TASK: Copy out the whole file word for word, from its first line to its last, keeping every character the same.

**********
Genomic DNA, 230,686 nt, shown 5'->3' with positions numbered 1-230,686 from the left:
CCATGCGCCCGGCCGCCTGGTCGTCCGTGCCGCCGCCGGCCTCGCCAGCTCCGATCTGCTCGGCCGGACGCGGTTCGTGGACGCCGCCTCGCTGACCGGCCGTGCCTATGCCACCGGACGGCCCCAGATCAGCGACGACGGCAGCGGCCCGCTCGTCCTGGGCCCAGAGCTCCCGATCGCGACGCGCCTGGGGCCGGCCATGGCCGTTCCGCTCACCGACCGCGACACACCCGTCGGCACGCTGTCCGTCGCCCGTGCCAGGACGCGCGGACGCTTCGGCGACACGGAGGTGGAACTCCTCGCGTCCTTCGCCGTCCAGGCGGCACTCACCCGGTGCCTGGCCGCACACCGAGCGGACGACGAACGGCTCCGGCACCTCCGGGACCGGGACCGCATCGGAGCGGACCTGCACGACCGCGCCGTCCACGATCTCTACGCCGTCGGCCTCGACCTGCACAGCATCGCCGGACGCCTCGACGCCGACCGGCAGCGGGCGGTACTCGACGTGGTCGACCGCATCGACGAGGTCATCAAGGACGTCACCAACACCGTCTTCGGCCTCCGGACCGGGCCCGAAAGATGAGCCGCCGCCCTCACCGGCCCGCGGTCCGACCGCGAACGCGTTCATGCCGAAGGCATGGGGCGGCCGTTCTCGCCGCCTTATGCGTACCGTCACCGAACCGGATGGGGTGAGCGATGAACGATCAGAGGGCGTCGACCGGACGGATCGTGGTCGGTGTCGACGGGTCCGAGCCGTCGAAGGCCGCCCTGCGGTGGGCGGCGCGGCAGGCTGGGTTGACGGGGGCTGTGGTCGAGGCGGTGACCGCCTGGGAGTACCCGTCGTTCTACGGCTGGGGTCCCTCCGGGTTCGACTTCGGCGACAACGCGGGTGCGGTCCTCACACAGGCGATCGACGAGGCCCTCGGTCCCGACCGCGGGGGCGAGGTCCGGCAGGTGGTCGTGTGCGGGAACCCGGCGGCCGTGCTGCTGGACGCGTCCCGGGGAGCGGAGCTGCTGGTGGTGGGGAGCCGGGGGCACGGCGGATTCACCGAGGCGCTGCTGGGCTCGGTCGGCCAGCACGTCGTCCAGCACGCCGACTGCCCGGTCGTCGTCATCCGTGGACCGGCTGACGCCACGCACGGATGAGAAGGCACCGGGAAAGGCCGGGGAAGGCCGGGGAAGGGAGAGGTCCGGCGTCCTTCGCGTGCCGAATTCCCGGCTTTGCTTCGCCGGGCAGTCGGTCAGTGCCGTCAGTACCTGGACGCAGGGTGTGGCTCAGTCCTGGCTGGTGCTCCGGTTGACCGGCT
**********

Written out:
Genomic DNA, 230,686 nt, shown 5'->3' with positions numbered 1-230,686 from the left:
CCATGCGCCCGGCCGCCTGGTCGTCCGTGCCGCCGCCGGCCTCGCCAGCTCCGATCTGCTCGGCCGGACGCGGTTCGTGGACGCCGCCTCGCTGACCGGCCGTGCCTATGCCACCGGACGGCCCCAGATCAGCGACGACGGCAGCGGCCCGCTCGTCCTGGGCCCAGAGCTCCCGATCGCGACGCGCCTGGGGCCGGCCATGGCCGTTCCGCTCACCGACCGCGACACACCCGTCGGCACGCTGTCCGTCGCCCGTGCCAGGACGCGCGGACGCTTCGGCGACACGGAGGTGGAACTCCTCGCGTCCTTCGCCGTCCAGGCGGCACTCACCCGGTGCCTGGCCGCACACCGAGCGGACGACGAACGGCTCCGGCACCTCCGGGACCGGGACCGCATCGGAGCGGACCTGCACGACCGCGCCGTCCACGATCTCTACGCCGTCGGCCTCGACCTGCACAGCATCGCCGGACGCCTCGACGCCGACCGGCAGCGGGCGGTACTCGACGTGGTCGACCGCATCGACGAGGTCATCAAGGACGTCACCAACACCGTCTTCGGCCTCCGGACCGGGCCCGAAAGATGAGCCGCCGCCCTCACCGGCCCGCGGTCCGACCGCGAACGCGTTCATGCCGAAGGCATGGGGCGGCCGTTCTCGCCGCCTTATGCGTACCGTCACCGAACCGGATGGGGTGAGCGATGAACGATCAGAGGGCGTCGACCGGACGGATCGTGGTCGGTGTCGACGGGTCCGAGCCGTCGAAGGCCGCCCTGCGGTGGGCGGCGCGGCAGGCTGGGTTGACGGGGGCTGTGGTCGAGGCGGTGACCGCCTGGGAGTACCCGTCGTTCTACGGCTGGGGTCCCTCCGGGTTCGACTTCGGCGACAACGCGGGTGCGGTCCTCACACAGGCGATCGACGAGGCCCTCGGTCCCGACCGCGGGGGCGAGGTCCGGCAGGTGGTCGTGTGCGGGAACCCGGCGGCCGTGCTGCTGGACGCGTCCCGGGGAGCGGAGCTGCTGGTGGTGGGGAGCCGGGGGCACGGCGGATTCACCGAGGCGCTGCTGGGCTCGGTCGGCCAGCACGTCGTCCAGCACGCCGACTGCCCGGTCGTCGTCATCCGTGGACCGGCTGACGCCACGCACGGATGAGAAGGCACCGGGAAAGGCCGGGGAAGGCCGGGGAAGGGAGAGGTCCGGCGTCCTTCGCGTGCCGAATTCCCGGCTTTGCTTCGCCGGGCAGTCGGTCAGTGCCGTCAGTACCTGGACGCAGGGTGTGGCTCAGTCCTGGCTGGTGCTCCGGTTGACCGGCT